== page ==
I made about 15 of these Flying Gullotine WuBird sweaters. They were printed black on dark grey so the logo was subtle, revealing itself in sunlight and hiding in shadow. I sold them for around 30 bucks plus shipping and the resulting, staggering, profit is waiting to be reinvested in a vague coagulation of ideas I generally refer to as, “The Next Phase”.
I didn’t go particularly hog-wild on promoting their existence but slowly, steadily, the Flying-Gullotine sweaters did their thing. There came a point when there were only 5 left (you can crunch those numbers on a mere three hands).
At that point I thought, “I’m over this dark-print-on-dark-fabric shit”. Time for bleach! The question was: how will these heavily dyed cotton/poly blend sweaters react to bleach?
According to multiple web sources polyester reacts poorly to chlorine-based bleach. Some of the sites say it will cause the polyester fibres to become brittle and turn a putrid shade of yellow. I dismissed this as petty fear-mongering and color-shade chauvanism. The care label on the sweaters also clearly states “NO BLEACH” but this was no time to be discouraged by oppressive rules on tags; chlorine-based bleach was what I’d already bought from the shop.
The worst thing that can happen, I imagined, is that the sweater melts or disintegrates and that would be something worth seeing.
Emboldened by the willful disregard of caution signs I squeezed about a quarter bottle of Clorox laundry bleach into a shallow plastic tray and filled it up with enough water to more or less cover the sweater, gently swirling the solution to ensure an even mix.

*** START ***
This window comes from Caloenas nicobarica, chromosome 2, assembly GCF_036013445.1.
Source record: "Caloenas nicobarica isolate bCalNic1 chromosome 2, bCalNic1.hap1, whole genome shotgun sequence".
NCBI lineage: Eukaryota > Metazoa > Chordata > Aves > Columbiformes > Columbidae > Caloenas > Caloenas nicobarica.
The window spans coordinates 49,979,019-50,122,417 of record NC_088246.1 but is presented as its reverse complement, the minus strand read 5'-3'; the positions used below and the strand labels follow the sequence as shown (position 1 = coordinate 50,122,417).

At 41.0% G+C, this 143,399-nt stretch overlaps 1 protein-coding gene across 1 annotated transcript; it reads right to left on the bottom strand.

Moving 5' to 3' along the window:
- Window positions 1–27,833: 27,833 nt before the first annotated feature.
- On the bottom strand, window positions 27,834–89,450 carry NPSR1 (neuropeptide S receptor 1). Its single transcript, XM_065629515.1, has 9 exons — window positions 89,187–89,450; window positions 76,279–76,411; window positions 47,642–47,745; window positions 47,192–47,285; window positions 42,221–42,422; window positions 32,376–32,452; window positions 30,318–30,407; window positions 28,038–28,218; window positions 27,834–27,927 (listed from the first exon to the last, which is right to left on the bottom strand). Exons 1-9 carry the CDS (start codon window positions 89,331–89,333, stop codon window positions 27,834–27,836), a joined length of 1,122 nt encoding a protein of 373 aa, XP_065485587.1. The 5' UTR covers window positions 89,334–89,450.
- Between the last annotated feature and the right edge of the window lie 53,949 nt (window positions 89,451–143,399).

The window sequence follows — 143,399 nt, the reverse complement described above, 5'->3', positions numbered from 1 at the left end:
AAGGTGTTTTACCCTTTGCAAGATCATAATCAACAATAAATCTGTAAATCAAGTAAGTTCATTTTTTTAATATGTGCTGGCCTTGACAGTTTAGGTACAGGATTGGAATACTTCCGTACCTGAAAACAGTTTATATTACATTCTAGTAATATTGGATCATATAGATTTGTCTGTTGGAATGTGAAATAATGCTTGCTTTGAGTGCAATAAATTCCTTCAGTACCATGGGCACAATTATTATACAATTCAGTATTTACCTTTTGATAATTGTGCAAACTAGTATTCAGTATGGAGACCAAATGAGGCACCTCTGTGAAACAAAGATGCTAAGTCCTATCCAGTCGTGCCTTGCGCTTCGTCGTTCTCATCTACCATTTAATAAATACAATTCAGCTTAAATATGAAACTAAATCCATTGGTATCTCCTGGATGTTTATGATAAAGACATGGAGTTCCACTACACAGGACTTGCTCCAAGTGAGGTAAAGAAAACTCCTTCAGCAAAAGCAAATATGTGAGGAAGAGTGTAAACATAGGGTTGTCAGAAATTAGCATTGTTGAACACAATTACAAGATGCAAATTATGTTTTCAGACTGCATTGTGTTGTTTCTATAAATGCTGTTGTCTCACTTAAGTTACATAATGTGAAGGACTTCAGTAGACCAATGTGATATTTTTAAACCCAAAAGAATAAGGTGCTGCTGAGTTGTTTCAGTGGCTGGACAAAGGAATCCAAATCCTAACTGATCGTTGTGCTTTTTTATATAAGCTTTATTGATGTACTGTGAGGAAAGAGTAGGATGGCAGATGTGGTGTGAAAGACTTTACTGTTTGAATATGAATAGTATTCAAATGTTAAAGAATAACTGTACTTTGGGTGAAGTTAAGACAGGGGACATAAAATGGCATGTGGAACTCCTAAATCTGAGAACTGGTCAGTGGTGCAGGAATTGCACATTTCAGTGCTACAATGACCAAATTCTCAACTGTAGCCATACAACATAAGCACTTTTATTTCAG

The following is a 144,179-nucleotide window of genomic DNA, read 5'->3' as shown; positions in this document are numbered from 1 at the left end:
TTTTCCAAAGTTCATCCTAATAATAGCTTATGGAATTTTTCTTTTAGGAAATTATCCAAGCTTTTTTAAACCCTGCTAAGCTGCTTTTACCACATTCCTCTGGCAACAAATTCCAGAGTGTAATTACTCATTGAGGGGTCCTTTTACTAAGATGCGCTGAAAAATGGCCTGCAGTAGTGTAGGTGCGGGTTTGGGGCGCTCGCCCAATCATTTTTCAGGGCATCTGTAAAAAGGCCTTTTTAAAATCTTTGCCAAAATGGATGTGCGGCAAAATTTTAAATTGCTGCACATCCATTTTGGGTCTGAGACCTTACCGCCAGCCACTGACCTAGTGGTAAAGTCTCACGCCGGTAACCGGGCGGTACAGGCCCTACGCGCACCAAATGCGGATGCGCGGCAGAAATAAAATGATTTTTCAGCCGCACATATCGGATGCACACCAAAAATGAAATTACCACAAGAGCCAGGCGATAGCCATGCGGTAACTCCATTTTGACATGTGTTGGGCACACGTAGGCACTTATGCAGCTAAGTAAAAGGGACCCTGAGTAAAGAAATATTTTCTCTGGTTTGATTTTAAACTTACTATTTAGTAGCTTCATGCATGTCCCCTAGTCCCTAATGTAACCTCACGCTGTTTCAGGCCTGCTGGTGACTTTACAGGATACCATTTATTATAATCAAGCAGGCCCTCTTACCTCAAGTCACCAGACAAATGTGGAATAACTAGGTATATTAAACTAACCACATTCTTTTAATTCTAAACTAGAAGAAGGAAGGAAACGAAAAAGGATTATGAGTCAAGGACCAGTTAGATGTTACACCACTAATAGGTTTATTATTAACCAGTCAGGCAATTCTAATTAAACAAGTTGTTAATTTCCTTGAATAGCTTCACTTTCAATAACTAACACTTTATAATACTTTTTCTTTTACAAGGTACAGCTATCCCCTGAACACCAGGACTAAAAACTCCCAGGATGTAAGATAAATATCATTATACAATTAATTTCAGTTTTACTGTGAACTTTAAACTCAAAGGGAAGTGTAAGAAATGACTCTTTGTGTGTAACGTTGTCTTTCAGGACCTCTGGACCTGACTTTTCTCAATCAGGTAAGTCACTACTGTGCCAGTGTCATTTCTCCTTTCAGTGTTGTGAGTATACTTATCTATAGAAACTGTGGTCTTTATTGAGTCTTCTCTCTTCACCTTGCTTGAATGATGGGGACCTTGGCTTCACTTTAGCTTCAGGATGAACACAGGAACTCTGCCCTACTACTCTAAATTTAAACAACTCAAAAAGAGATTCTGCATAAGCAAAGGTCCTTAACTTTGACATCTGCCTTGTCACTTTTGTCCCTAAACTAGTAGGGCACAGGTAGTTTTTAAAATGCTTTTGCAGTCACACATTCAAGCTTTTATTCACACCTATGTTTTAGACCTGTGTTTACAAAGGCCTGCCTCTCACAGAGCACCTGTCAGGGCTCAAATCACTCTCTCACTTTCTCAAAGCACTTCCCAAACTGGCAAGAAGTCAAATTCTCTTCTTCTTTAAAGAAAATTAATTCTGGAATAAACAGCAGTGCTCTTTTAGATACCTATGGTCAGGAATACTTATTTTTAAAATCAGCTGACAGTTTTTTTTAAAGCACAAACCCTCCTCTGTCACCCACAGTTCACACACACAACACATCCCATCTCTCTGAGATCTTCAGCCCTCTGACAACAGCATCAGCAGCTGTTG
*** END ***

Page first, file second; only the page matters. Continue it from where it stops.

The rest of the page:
CAUTION! BLEACH IS CORROSIVE.When messing with it please:-
- DON’T SPLASH IT IN YOUR EYES.
- Wear some rubber gloves.
- Don’t drink it.
- Don’t throw it.
- Don’t mix it with other household chemicals, especially anything acidic as you run the risk of releasing noxious chlorine gas via molecular vandalism.
I pushed the sweater down into the bleach solution slowly, so as to avoid splashes to the face. I folded it in, first one way, then another, turning it, unfurling any creases in the sleeves. I’m going for an even colour treatment here, not tie-die. I’m wearing rubber gloves. I left the sweater to soak for at least 2 hours. Every 15 minutes or so I’d move everything around and refold the sweater differently to ensure even uptake of bleach water. I rinsed it in the shower, squeezing and kneading the crap out of it, poured everything down the plughole and threw the sweater in the washing machine on a cold cycle to evenly kill the process. Then, when it dried and I realised that it looked the same as when I started, I repeated the entire process one more time and hung the thing out to dry.
Using a fairly dilute bleach solution gave some level of control as the reactions were less torrential. The polyester fibres were degraded to a perfect shade of putrid-yellow (an end result similar to what solar photons might achieve over a longer period following a slightly different chemical pathway). Luckily we are working with 60% cotton. The cotton is affected in a different manner and in this case the combination is a very acceptable shade of chocolate brown. It’s a winning result and the fact that the colour of rot is involved is a wonderful conceptual bonus since, of course, putrefaction is one of the underlying processes that sustains life on earth.